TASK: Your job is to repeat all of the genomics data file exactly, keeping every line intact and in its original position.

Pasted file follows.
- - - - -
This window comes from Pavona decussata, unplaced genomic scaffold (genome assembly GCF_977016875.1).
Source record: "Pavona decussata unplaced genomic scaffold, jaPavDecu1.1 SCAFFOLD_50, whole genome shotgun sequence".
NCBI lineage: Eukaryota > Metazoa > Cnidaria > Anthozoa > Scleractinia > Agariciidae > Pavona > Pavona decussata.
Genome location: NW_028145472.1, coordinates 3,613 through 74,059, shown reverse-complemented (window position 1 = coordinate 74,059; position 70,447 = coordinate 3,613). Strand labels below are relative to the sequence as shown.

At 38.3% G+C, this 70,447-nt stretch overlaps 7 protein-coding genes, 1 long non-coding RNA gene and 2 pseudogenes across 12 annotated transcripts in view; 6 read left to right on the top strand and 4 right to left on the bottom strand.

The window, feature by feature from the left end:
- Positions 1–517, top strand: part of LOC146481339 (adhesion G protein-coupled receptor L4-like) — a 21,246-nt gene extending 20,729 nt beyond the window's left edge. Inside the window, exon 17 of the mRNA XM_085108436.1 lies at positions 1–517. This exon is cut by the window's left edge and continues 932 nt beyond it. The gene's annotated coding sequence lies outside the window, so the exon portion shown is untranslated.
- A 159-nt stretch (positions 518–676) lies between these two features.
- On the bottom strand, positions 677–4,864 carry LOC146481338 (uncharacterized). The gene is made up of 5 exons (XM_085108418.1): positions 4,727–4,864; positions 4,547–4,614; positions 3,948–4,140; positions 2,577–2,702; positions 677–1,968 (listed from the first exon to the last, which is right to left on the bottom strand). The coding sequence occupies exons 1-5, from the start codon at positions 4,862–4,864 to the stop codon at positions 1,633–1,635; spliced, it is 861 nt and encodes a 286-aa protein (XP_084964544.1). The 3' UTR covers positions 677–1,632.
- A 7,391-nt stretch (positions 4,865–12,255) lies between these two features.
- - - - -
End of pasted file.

This window comes from Pavona decussata, unplaced genomic scaffold (genome assembly GCF_977016875.1).
Source record: "Pavona decussata unplaced genomic scaffold, jaPavDecu1.1 SCAFFOLD_50, whole genome shotgun sequence".
NCBI lineage: Eukaryota > Metazoa > Cnidaria > Anthozoa > Scleractinia > Agariciidae > Pavona > Pavona decussata.
Genome location: NW_028145472.1, coordinates 3,613 through 74,059, shown reverse-complemented (window position 1 = coordinate 74,059; position 70,447 = coordinate 3,613). Strand labels below are relative to the sequence as shown.

At 38.3% G+C, this 70,447-nt stretch overlaps 7 protein-coding genes, 1 long non-coding RNA gene and 2 pseudogenes across 12 annotated transcripts in view; 6 read left to right on the top strand and 4 right to left on the bottom strand.

The window, feature by feature from the left end:
- Positions 1–517, top strand: part of LOC146481339 (adhesion G protein-coupled receptor L4-like) — a 21,246-nt gene extending 20,729 nt beyond the window's left edge. Inside the window, exon 17 of the mRNA XM_085108436.1 lies at positions 1–517. This exon is cut by the window's left edge and continues 932 nt beyond it. The gene's annotated coding sequence lies outside the window, so the exon portion shown is untranslated.
- A 159-nt stretch (positions 518–676) lies between these two features.
- On the bottom strand, positions 677–4,864 carry LOC146481338 (uncharacterized). The gene is made up of 5 exons (XM_085108418.1): positions 4,727–4,864; positions 4,547–4,614; positions 3,948–4,140; positions 2,577–2,702; positions 677–1,968 (listed from the first exon to the last, which is right to left on the bottom strand). The coding sequence occupies exons 1-5, from the start codon at positions 4,862–4,864 to the stop codon at positions 1,633–1,635; spliced, it is 861 nt and encodes a 286-aa protein (XP_084964544.1). The 3' UTR covers positions 677–1,632.
- A 7,391-nt stretch (positions 4,865–12,255) lies between these two features.